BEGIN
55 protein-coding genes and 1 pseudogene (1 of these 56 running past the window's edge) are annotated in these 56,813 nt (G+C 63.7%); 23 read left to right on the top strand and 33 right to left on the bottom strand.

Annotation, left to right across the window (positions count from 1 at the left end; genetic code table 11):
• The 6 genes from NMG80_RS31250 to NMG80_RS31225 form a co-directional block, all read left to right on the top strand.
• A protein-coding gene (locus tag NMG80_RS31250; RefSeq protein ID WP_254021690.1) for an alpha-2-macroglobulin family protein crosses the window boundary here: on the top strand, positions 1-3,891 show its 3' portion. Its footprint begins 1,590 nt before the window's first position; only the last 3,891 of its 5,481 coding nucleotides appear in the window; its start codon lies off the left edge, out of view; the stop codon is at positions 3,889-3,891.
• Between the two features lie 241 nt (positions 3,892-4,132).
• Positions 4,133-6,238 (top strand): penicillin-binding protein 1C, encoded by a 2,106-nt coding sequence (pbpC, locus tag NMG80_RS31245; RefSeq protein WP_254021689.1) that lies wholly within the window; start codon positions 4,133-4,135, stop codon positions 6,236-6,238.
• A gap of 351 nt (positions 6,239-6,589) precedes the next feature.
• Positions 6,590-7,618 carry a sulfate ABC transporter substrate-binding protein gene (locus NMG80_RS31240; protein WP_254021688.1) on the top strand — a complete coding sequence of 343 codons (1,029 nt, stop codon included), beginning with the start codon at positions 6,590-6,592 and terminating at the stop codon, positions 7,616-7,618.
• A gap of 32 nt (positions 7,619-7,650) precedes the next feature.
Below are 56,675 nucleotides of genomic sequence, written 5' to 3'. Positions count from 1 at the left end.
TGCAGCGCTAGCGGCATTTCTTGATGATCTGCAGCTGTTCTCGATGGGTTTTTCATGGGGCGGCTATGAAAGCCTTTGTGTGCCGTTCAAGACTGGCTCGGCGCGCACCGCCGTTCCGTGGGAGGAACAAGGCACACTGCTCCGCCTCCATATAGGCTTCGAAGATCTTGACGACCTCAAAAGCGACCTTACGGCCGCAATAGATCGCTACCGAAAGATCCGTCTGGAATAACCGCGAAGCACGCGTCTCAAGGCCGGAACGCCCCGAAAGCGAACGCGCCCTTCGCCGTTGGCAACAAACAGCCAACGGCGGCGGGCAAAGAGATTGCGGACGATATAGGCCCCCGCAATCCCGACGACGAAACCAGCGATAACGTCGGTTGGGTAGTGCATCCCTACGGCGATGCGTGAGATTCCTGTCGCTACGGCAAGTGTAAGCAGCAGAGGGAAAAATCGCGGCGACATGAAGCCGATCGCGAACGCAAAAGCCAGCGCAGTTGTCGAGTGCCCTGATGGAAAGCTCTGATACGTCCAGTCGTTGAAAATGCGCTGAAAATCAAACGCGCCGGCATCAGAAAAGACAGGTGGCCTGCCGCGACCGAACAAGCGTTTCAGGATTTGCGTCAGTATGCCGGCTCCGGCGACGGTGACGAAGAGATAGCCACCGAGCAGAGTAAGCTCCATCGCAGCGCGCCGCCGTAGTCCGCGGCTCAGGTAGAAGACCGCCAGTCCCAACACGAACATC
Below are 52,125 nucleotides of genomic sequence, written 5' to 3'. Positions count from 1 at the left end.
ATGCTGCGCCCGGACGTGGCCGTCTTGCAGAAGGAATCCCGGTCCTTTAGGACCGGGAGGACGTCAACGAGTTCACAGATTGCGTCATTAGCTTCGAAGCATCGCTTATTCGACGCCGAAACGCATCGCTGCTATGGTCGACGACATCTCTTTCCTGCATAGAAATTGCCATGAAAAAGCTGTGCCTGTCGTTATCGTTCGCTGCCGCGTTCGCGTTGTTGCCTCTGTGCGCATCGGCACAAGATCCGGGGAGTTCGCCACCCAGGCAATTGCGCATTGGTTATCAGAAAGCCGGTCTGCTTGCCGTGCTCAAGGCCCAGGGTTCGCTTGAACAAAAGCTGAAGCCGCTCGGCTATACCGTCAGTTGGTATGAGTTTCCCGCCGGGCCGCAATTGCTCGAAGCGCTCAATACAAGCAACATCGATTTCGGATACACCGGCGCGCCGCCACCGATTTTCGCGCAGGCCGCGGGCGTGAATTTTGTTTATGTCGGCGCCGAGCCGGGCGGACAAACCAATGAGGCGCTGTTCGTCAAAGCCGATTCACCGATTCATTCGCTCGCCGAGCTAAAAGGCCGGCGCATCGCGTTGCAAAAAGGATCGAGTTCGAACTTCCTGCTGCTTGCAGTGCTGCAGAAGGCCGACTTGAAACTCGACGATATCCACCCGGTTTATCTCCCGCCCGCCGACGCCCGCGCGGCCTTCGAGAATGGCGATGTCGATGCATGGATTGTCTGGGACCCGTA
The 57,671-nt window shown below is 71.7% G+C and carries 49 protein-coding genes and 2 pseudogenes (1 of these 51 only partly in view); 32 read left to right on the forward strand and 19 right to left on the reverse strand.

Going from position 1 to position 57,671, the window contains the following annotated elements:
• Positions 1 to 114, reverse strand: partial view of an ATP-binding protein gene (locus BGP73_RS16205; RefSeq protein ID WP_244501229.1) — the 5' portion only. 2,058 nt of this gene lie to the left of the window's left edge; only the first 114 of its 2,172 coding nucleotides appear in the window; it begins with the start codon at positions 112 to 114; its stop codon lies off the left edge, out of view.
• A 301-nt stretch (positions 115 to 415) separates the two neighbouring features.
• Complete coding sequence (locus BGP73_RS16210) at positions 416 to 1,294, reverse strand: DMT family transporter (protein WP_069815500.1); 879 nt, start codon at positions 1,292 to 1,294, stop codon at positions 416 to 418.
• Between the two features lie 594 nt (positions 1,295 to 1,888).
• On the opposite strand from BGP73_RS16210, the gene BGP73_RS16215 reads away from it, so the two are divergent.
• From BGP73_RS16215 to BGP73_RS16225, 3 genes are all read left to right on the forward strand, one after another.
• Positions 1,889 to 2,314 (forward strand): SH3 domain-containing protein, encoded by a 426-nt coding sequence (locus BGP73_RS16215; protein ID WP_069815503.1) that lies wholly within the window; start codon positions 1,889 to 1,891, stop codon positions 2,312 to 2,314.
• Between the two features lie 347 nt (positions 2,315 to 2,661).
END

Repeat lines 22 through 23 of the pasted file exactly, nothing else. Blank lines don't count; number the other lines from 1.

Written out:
• Positions 1,889 to 2,314 (forward strand): SH3 domain-containing protein, encoded by a 426-nt coding sequence (locus BGP73_RS16215; protein ID WP_069815503.1) that lies wholly within the window; start codon positions 1,889 to 1,891, stop codon positions 2,312 to 2,314.
• Between the two features lie 347 nt (positions 2,315 to 2,661).